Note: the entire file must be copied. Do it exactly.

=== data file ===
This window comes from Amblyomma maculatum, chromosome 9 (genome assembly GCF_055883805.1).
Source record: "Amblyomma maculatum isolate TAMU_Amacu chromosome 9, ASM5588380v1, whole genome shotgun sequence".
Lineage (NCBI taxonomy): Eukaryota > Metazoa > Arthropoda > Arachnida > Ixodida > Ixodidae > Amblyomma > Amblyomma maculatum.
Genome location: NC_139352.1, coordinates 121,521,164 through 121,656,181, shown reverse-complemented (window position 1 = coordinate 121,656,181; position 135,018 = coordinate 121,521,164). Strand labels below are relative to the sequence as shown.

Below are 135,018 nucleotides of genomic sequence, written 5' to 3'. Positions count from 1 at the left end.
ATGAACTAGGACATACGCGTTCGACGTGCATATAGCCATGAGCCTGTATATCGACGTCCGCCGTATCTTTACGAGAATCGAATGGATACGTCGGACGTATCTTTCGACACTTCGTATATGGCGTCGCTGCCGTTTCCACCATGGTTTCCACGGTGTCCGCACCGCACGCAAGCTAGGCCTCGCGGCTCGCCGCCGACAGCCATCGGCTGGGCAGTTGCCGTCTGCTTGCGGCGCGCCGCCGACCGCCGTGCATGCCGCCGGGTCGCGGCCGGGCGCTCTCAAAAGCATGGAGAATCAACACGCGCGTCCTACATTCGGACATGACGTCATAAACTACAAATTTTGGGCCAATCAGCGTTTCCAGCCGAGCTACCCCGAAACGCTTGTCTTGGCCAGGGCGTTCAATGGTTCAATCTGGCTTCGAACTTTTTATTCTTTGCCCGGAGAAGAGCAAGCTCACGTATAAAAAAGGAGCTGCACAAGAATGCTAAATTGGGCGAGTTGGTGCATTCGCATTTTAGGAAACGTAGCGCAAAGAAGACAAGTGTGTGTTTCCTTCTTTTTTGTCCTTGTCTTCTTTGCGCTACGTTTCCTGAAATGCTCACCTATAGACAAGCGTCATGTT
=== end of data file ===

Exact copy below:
This window comes from Amblyomma maculatum, chromosome 9 (genome assembly GCF_055883805.1).
Source record: "Amblyomma maculatum isolate TAMU_Amacu chromosome 9, ASM5588380v1, whole genome shotgun sequence".
Lineage (NCBI taxonomy): Eukaryota > Metazoa > Arthropoda > Arachnida > Ixodida > Ixodidae > Amblyomma > Amblyomma maculatum.
Genome location: NC_139352.1, coordinates 121,521,164 through 121,656,181, shown reverse-complemented (window position 1 = coordinate 121,656,181; position 135,018 = coordinate 121,521,164). Strand labels below are relative to the sequence as shown.

Below are 135,018 nucleotides of genomic sequence, written 5' to 3'. Positions count from 1 at the left end.
ATGAACTAGGACATACGCGTTCGACGTGCATATAGCCATGAGCCTGTATATCGACGTCCGCCGTATCTTTACGAGAATCGAATGGATACGTCGGACGTATCTTTCGACACTTCGTATATGGCGTCGCTGCCGTTTCCACCATGGTTTCCACGGTGTCCGCACCGCACGCAAGCTAGGCCTCGCGGCTCGCCGCCGACAGCCATCGGCTGGGCAGTTGCCGTCTGCTTGCGGCGCGCCGCCGACCGCCGTGCATGCCGCCGGGTCGCGGCCGGGCGCTCTCAAAAGCATGGAGAATCAACACGCGCGTCCTACATTCGGACATGACGTCATAAACTACAAATTTTGGGCCAATCAGCGTTTCCAGCCGAGCTACCCCGAAACGCTTGTCTTGGCCAGGGCGTTCAATGGTTCAATCTGGCTTCGAACTTTTTATTCTTTGCCCGGAGAAGAGCAAGCTCACGTATAAAAAAGGAGCTGCACAAGAATGCTAAATTGGGCGAGTTGGTGCATTCGCATTTTAGGAAACGTAGCGCAAAGAAGACAAGTGTGTGTTTCCTTCTTTTTTGTCCTTGTCTTCTTTGCGCTACGTTTCCTGAAATGCTCACCTATAGACAAGCGTCATGTT